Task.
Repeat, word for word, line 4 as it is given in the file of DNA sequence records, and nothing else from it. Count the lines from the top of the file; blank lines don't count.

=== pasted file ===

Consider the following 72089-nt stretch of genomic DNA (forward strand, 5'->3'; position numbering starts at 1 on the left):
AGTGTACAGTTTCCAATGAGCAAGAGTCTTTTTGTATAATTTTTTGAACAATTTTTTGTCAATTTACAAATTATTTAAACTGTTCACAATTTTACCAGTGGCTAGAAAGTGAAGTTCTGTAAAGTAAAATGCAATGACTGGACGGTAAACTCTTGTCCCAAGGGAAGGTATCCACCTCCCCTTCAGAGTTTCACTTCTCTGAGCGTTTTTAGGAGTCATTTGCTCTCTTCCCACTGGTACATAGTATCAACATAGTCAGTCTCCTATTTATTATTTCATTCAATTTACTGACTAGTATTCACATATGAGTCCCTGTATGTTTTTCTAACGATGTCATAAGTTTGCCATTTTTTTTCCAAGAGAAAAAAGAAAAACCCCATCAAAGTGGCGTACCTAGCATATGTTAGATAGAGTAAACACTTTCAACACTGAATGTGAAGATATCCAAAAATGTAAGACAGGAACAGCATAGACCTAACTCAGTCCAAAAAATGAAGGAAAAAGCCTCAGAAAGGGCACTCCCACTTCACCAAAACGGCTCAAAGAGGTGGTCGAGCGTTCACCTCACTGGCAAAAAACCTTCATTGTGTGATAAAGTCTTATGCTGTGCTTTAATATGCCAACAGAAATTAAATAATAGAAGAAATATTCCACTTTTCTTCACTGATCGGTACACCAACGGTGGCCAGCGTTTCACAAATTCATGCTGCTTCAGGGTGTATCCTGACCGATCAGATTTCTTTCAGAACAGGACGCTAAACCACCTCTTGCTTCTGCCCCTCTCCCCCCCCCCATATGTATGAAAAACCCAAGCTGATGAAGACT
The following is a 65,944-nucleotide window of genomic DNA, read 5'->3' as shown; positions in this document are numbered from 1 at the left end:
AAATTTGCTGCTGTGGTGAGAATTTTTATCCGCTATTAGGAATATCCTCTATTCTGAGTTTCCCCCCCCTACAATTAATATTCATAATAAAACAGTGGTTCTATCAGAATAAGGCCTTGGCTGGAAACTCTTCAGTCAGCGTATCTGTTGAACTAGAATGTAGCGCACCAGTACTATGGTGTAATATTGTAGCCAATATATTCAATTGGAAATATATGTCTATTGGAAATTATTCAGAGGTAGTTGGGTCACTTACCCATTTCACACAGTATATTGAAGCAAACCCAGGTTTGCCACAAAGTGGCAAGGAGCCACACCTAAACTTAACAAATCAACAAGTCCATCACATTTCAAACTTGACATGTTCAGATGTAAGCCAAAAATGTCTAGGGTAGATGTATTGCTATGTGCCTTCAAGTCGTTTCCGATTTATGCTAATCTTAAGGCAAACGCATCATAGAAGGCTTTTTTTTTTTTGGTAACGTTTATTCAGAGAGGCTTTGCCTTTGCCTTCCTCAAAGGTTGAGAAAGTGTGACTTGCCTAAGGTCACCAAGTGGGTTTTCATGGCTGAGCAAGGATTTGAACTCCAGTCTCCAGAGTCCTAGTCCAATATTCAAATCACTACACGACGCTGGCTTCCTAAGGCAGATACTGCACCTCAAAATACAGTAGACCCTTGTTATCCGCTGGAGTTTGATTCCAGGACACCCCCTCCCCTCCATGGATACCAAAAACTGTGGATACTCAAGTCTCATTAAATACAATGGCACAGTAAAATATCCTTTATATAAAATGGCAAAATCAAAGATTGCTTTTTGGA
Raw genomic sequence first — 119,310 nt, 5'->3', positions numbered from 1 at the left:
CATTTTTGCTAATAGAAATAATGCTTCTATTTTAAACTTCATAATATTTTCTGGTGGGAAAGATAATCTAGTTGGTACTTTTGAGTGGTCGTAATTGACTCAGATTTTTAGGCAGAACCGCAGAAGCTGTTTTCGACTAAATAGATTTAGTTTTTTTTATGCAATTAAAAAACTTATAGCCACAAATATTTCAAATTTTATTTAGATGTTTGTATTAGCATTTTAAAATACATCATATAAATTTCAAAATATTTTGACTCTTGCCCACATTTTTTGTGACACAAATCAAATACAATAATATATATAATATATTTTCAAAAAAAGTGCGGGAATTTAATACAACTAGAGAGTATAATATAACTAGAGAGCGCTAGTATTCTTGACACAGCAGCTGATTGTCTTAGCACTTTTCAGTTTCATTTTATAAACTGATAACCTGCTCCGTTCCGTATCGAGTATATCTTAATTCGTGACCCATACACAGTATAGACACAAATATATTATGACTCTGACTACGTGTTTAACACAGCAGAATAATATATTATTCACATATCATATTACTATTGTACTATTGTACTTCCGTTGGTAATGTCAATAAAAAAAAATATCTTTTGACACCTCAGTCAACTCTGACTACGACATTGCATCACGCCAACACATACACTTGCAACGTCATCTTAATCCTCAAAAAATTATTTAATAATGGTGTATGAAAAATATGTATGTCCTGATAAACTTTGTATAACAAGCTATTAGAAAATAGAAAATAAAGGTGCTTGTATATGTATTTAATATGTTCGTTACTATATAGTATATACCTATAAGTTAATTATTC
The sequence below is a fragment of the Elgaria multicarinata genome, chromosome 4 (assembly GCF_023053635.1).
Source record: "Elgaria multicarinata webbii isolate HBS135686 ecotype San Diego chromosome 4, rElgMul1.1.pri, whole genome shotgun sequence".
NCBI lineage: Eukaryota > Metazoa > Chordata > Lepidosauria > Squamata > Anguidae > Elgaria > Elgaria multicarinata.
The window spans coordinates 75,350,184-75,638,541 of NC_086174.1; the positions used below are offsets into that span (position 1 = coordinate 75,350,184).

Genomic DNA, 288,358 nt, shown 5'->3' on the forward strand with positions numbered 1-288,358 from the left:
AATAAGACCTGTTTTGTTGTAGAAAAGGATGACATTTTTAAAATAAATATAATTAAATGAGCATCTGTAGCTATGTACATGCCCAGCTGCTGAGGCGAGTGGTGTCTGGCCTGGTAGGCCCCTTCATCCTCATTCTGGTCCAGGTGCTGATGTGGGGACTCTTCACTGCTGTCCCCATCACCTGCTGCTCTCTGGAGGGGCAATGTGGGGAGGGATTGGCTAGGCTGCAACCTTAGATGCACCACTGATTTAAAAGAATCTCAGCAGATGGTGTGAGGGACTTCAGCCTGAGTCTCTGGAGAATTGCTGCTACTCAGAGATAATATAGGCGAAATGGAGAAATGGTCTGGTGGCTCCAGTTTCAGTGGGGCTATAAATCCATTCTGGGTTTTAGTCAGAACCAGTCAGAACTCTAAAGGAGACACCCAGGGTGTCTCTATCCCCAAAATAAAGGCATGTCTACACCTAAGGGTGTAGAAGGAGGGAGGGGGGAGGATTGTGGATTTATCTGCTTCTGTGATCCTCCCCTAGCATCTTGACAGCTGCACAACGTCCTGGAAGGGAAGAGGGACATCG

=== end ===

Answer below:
AAATTTGCTGCTGTGGTGAGAATTTTTATCCGCTATTAGGAATATCCTCTATTCTGAGTTTCCCCCCCCTACAATTAATATTCATAATAAAACAGTGGTTCTATCAGAATAAGGCCTTGGCTGGAAACTCTTCAGTCAGCGTATCTGTTGAACTAGAATGTAGCGCACCAGTACTATGGTGTAATATTGTAGCCAATATATTCAATTGGAAATATATGTCTATTGGAAATTATTCAGAGGTAGTTGGGTCACTTACCCATTTCACACAGTATATTGAAGCAAACCCAGGTTTGCCACAAAGTGGCAAGGAGCCACACCTAAACTTAACAAATCAACAAGTCCATCACATTTCAAACTTGACATGTTCAGATGTAAGCCAAAAATGTCTAGGGTAGATGTATTGCTATGTGCCTTCAAGTCGTTTCCGATTTATGCTAATCTTAAGGCAAACGCATCATAGAAGGCTTTTTTTTTTTTGGTAACGTTTATTCAGAGAGGCTTTGCCTTTGCCTTCCTCAAAGGTTGAGAAAGTGTGACTTGCCTAAGGTCACCAAGTGGGTTTTCATGGCTGAGCAAGGATTTGAACTCCAGTCTCCAGAGTCCTAGTCCAATATTCAAATCACTACACGACGCTGGCTTCCTAAGGCAGATACTGCACCTCAAAATACAGTAGACCCTTGTTATCCGCTGGAGTTTGATTCCAGGACACCCCCTCCCCTCCATGGATACCAAAAACTGTGGATACTCAAGTCTCATTAAATACAATGGCACAGTAAAATATCCTTTATATAAAATGGCAAAATCAAAGATTGCTTTTTGGA